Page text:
Capital Market Myopia and Plant Productivity

The following post comes to us from Sreedhar Bharath of the Department of Finance at Arizona State University, Amy Dittmar of the Department of Finance at the University of Michigan, and Jagadeesh Sivadasan of the Business Economics Department at the University of Michigan.

In the paper, Does Capital Market Myopia Affect Plant Productivity? Evidence from Going Private Transactions, which was recently made publicly available on SSRN, we hypothesize that if capital markets pressure listed firms to be myopic in a way that impacts efficiency (an influential criticism of the stock market oriented U.S. financial system), then going private (when myopia is eliminated) should cause U.S. firms to improve their establishment level productivity relative to a peer control groups of firms.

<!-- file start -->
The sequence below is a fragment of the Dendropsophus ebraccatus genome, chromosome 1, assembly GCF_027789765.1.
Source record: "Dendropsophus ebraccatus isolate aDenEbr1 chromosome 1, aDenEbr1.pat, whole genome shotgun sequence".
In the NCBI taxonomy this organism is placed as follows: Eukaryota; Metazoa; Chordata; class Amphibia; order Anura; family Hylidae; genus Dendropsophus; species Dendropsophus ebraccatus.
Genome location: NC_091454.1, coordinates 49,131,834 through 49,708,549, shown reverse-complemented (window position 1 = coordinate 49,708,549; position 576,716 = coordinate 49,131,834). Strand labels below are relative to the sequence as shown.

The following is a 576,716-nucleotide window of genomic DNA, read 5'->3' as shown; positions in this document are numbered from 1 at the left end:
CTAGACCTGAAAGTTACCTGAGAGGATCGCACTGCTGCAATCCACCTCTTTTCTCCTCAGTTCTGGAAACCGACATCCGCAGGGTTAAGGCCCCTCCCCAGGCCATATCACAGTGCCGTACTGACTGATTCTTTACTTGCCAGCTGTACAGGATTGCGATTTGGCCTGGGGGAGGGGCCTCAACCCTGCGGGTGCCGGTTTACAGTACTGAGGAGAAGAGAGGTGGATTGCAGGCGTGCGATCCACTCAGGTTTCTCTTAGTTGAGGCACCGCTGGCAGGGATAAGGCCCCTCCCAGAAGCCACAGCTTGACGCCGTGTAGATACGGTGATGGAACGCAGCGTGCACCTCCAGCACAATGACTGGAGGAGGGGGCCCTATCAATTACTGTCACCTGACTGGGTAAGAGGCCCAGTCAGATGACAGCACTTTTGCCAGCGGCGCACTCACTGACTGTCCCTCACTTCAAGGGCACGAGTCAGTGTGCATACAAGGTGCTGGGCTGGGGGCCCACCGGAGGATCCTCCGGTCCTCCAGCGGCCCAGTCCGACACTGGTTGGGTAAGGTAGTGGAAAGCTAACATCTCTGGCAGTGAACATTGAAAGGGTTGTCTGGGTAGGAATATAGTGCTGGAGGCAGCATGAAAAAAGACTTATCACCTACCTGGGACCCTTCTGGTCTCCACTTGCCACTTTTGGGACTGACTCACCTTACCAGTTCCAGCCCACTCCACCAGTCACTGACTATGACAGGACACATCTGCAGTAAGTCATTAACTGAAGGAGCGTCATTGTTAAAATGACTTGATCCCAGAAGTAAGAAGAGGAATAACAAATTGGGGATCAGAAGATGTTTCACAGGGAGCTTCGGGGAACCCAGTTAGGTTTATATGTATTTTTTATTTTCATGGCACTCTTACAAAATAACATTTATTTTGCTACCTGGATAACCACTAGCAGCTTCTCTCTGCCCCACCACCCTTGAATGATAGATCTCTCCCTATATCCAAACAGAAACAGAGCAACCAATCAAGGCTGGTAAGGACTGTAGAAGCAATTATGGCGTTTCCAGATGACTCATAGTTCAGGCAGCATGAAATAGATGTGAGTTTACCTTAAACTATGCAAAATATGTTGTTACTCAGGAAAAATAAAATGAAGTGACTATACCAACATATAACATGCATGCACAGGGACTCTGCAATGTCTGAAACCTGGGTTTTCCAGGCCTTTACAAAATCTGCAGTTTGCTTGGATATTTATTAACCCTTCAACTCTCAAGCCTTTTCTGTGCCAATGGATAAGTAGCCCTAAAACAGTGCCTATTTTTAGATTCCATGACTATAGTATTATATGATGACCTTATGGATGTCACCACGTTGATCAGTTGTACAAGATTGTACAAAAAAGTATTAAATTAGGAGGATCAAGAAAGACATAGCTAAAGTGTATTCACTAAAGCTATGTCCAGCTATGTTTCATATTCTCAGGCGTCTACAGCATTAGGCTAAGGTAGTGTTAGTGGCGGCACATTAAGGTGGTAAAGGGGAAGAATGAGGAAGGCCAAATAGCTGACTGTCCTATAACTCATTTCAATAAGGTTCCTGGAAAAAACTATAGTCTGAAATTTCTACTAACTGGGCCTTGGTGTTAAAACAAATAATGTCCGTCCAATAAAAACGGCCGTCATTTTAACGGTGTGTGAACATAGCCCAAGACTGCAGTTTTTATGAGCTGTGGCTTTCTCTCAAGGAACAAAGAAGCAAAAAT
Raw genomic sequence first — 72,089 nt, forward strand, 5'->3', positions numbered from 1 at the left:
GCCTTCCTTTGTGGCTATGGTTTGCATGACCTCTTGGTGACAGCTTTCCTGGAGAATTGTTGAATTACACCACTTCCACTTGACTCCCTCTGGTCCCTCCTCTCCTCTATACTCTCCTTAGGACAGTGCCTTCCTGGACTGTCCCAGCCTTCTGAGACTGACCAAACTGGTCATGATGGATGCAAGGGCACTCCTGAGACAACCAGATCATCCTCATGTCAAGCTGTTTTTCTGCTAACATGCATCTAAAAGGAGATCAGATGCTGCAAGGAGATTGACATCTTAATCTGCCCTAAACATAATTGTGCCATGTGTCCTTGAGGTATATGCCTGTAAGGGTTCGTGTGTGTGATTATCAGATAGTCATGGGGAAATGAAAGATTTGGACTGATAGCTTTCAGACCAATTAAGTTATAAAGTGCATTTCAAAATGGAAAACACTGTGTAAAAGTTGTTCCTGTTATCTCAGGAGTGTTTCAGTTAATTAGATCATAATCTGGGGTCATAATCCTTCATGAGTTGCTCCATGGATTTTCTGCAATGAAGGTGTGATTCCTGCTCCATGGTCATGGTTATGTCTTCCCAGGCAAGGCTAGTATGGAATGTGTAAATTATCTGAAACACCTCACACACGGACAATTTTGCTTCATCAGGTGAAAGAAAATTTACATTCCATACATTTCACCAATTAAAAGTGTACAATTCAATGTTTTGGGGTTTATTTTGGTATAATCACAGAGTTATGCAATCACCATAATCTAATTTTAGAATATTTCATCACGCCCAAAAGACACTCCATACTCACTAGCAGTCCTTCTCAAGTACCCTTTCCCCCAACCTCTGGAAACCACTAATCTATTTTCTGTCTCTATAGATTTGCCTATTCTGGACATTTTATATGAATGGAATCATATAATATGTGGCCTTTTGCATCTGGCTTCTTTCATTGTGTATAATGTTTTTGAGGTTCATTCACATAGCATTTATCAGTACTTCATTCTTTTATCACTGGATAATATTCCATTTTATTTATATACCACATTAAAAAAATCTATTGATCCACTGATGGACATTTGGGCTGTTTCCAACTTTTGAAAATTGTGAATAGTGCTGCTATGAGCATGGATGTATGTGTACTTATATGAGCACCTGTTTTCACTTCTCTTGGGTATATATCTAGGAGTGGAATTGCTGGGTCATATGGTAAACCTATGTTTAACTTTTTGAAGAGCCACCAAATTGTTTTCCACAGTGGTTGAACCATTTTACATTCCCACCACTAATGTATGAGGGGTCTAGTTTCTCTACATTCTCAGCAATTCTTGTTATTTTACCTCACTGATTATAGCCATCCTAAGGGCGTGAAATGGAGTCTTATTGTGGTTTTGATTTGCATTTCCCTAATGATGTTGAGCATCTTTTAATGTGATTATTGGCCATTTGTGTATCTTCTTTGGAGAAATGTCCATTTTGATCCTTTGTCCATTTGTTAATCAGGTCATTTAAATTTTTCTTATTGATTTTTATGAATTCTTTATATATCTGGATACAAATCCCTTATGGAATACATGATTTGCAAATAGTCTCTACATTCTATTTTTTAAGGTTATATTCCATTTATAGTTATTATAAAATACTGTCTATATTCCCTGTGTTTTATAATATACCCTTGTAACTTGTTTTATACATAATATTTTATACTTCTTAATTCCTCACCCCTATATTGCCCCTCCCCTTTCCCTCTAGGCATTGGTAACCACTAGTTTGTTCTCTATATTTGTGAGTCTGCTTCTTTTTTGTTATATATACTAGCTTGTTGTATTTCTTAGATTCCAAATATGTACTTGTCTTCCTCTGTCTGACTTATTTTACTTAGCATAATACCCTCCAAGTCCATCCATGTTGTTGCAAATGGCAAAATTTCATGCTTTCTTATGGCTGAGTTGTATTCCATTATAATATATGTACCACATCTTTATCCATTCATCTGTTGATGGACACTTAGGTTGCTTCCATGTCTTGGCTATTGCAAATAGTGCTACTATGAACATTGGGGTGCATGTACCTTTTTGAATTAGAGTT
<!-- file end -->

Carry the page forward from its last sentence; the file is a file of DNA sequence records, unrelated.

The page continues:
We find no evidence that this is the case. Our key finding is that while there is evidence for substantial within-establishment increases in productivity after going private, there is little evidence of difference-in-differences efficiency gains relative to peer groups of establishments constructed to control for industry, age, size at the time of going private, and the endogeneity of the going private decision effects. Also, we do not find evidence that myopic markets lead to under-investment at the establishment level. On the contrary, we find that after going private, firms shrink capital and employment, and close plants more quickly, relative to peer groups.

In general, our findings cast doubt on the view that public markets cause listed firms to make sub-optimal, productivity-decreasing choices, or under-invest at the establishment level.

The full paper is available for download here.

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